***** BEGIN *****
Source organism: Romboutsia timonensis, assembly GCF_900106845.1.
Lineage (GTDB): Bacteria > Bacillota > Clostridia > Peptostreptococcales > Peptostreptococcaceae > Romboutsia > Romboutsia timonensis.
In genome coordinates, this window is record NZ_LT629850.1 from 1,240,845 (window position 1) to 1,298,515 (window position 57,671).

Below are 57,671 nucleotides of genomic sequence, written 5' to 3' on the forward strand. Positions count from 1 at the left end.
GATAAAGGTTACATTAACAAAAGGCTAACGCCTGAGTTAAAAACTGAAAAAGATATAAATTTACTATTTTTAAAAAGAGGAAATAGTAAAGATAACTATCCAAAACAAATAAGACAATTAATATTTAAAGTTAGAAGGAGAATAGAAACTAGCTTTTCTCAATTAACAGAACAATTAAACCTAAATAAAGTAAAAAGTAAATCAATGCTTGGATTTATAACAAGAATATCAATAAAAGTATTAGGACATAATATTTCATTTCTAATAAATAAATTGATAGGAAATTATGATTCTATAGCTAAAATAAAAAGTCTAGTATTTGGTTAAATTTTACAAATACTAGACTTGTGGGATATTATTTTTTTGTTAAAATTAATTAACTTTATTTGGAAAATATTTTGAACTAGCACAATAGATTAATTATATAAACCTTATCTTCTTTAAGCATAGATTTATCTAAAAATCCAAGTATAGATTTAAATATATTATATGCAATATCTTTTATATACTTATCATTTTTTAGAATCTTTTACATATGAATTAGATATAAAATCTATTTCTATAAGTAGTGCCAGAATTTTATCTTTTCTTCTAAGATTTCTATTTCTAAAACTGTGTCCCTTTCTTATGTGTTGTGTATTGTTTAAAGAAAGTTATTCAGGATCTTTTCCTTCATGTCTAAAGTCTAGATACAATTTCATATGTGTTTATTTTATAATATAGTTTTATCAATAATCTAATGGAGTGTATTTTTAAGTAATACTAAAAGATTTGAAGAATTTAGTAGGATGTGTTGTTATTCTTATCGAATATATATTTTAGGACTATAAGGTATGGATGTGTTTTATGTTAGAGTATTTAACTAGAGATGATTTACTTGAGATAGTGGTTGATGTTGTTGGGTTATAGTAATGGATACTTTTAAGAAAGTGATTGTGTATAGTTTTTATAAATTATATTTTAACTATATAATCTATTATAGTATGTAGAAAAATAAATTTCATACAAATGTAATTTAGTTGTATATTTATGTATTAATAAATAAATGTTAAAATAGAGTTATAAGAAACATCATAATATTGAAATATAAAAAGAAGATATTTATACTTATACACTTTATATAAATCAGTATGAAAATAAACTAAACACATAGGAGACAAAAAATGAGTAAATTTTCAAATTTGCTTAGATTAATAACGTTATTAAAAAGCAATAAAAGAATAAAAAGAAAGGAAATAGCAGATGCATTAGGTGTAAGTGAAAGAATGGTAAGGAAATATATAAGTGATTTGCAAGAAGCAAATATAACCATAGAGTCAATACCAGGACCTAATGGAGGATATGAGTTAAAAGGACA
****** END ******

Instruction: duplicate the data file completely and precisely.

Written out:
Source organism: Romboutsia timonensis, assembly GCF_900106845.1.
Lineage (GTDB): Bacteria > Bacillota > Clostridia > Peptostreptococcales > Peptostreptococcaceae > Romboutsia > Romboutsia timonensis.
In genome coordinates, this window is record NZ_LT629850.1 from 1,240,845 (window position 1) to 1,298,515 (window position 57,671).

Below are 57,671 nucleotides of genomic sequence, written 5' to 3' on the forward strand. Positions count from 1 at the left end.
GATAAAGGTTACATTAACAAAAGGCTAACGCCTGAGTTAAAAACTGAAAAAGATATAAATTTACTATTTTTAAAAAGAGGAAATAGTAAAGATAACTATCCAAAACAAATAAGACAATTAATATTTAAAGTTAGAAGGAGAATAGAAACTAGCTTTTCTCAATTAACAGAACAATTAAACCTAAATAAAGTAAAAAGTAAATCAATGCTTGGATTTATAACAAGAATATCAATAAAAGTATTAGGACATAATATTTCATTTCTAATAAATAAATTGATAGGAAATTATGATTCTATAGCTAAAATAAAAAGTCTAGTATTTGGTTAAATTTTACAAATACTAGACTTGTGGGATATTATTTTTTTGTTAAAATTAATTAACTTTATTTGGAAAATATTTTGAACTAGCACAATAGATTAATTATATAAACCTTATCTTCTTTAAGCATAGATTTATCTAAAAATCCAAGTATAGATTTAAATATATTATATGCAATATCTTTTATATACTTATCATTTTTTAGAATCTTTTACATATGAATTAGATATAAAATCTATTTCTATAAGTAGTGCCAGAATTTTATCTTTTCTTCTAAGATTTCTATTTCTAAAACTGTGTCCCTTTCTTATGTGTTGTGTATTGTTTAAAGAAAGTTATTCAGGATCTTTTCCTTCATGTCTAAAGTCTAGATACAATTTCATATGTGTTTATTTTATAATATAGTTTTATCAATAATCTAATGGAGTGTATTTTTAAGTAATACTAAAAGATTTGAAGAATTTAGTAGGATGTGTTGTTATTCTTATCGAATATATATTTTAGGACTATAAGGTATGGATGTGTTTTATGTTAGAGTATTTAACTAGAGATGATTTACTTGAGATAGTGGTTGATGTTGTTGGGTTATAGTAATGGATACTTTTAAGAAAGTGATTGTGTATAGTTTTTATAAATTATATTTTAACTATATAATCTATTATAGTATGTAGAAAAATAAATTTCATACAAATGTAATTTAGTTGTATATTTATGTATTAATAAATAAATGTTAAAATAGAGTTATAAGAAACATCATAATATTGAAATATAAAAAGAAGATATTTATACTTATACACTTTATATAAATCAGTATGAAAATAAACTAAACACATAGGAGACAAAAAATGAGTAAATTTTCAAATTTGCTTAGATTAATAACGTTATTAAAAAGCAATAAAAGAATAAAAAGAAAGGAAATAGCAGATGCATTAGGTGTAAGTGAAAGAATGGTAAGGAAATATATAAGTGATTTGCAAGAAGCAAATATAACCATAGAGTCAATACCAGGACCTAATGGAGGATATGAGTTAAAAGGACA